Old-time music session
Blue Bayou

Consider this open mic night, communal style. Fiddlers tend to be the stars of these sessions (with the alpha fiddler the star of stars), but there’s plenty of room for banjos, guitars, harmonicas, mandolins and the like. Similarly, traditional songs typically rule, but some newer tunes have been known to sneak in. Free sessions will also be held the second and fourth Monday in August. Things start at 7:30 p.m., with under 21ers welcome until 9. –Rick Cornell

Scott McCurry Band
The Pour House

The Houston native has an easy-going rock sound that draws on classic late-’60s pop, sounding a lot like the power pop of Matthew Sweet. McCurry’s still a student at Texas Tech where the band’s bright, bouncy sound has made them a campus favorite. He’s got one prior release under his belt and is hawking his latest, Like the Sun. McCurry also plays The Cave on July 23. –Chris Parker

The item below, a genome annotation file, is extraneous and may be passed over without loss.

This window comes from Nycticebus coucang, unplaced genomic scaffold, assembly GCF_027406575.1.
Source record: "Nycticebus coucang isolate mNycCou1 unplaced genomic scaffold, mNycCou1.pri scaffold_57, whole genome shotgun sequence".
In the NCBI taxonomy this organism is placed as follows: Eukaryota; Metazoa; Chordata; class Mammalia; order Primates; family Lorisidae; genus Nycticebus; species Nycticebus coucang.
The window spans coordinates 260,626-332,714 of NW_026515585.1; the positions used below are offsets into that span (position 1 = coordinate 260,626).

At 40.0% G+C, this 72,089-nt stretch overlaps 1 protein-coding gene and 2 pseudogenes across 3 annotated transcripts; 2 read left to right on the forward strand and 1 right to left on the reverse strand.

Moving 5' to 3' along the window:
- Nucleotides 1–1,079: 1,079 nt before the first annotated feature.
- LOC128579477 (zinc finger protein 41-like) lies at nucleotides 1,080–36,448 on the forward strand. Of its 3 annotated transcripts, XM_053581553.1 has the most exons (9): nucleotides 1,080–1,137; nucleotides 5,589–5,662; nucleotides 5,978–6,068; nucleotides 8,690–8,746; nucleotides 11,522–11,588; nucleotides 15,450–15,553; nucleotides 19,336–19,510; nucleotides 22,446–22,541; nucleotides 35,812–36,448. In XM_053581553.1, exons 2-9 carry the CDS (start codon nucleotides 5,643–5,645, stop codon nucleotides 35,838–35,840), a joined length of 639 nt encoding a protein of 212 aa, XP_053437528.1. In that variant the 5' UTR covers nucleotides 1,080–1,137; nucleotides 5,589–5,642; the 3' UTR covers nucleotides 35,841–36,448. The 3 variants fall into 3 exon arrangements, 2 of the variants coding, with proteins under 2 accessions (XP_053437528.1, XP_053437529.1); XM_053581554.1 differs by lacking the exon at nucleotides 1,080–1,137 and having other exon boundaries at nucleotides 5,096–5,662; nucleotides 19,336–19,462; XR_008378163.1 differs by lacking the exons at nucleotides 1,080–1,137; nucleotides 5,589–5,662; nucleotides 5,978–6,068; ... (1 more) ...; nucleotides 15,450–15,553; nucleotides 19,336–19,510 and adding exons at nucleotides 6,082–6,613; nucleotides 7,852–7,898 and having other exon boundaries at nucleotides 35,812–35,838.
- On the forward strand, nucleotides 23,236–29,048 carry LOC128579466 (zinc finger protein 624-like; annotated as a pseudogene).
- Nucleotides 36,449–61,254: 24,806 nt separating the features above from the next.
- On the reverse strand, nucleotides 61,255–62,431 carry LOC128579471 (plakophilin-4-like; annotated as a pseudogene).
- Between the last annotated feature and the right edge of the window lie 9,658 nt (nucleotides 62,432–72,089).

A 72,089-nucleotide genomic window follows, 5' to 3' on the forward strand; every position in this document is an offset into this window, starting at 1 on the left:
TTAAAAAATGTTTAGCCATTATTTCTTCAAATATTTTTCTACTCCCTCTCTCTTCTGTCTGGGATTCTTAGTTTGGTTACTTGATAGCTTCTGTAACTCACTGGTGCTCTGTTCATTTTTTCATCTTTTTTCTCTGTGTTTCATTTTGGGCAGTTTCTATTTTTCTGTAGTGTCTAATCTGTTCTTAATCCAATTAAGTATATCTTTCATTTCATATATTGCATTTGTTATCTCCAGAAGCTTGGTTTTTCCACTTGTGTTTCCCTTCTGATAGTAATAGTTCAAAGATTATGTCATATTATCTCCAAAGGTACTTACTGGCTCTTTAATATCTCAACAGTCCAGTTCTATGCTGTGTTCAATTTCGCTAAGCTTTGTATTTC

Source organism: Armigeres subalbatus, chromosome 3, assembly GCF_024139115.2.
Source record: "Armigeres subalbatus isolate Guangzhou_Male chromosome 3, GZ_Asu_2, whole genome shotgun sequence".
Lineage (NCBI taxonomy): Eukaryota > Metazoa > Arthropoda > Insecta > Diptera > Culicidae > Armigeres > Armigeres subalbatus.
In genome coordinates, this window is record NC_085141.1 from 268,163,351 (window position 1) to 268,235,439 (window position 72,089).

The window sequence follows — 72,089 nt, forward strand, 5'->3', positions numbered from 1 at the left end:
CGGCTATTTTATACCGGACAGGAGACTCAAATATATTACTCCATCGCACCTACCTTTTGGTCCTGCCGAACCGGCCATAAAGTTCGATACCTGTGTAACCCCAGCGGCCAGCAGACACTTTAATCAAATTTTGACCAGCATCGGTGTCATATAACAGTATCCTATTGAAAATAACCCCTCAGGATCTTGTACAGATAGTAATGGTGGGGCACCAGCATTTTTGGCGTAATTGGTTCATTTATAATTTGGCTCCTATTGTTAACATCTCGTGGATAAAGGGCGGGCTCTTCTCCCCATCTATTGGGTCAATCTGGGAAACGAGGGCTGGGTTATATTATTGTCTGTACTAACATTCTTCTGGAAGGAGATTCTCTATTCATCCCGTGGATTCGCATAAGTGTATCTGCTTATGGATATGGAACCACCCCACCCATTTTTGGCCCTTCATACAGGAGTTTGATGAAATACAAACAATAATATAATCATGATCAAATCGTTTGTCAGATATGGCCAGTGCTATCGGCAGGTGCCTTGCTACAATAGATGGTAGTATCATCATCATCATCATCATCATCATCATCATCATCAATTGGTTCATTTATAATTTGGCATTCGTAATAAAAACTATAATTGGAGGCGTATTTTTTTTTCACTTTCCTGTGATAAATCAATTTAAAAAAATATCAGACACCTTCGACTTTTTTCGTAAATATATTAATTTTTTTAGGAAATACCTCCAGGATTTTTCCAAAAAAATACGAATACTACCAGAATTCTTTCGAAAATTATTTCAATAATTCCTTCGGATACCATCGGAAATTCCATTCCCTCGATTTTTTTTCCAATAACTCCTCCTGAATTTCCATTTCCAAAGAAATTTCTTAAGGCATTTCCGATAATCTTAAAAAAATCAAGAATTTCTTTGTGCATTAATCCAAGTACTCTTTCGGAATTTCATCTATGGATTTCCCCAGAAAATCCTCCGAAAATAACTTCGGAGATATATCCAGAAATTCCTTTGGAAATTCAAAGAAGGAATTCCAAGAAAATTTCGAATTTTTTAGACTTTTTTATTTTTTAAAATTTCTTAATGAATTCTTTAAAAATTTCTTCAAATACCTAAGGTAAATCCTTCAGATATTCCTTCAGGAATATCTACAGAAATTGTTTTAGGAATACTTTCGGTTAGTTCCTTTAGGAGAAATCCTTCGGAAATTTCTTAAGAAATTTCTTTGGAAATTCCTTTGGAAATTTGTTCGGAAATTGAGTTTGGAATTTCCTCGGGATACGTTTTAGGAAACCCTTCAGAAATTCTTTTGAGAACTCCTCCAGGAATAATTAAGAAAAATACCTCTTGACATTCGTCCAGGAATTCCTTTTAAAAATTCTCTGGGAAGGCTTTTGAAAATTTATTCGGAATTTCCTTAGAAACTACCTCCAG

Wednesday next
Chapel Hill
Brain Surgeons
Local 506

Even if the résumé of Brain Surgeons didn’t include credits for founding members of Blue Oyster Cult (drummer Albert Bouchard, immortalized by SNL), Flaming Youth (Bouchard’s wife Deborah Frost), The Dictators and Manowar (NYC guitar-dude Ross The Boss), the band would still deserve ink for its sound: scorching, riffed-out rock thick on the orthodox rock beats that marked BOC and high on Crazy Horse stampede-ability, with a smidgen of Iron Maiden’s mythical mass and a lofty Led Zeppelin lyrical mysticism. Somehow, proto-glam rock isn’t an insult here. Bang the bell at 9 p.m.; bring $8. Nearing a platinum anniversary, Snatches of Pink opens. –Grayson Currin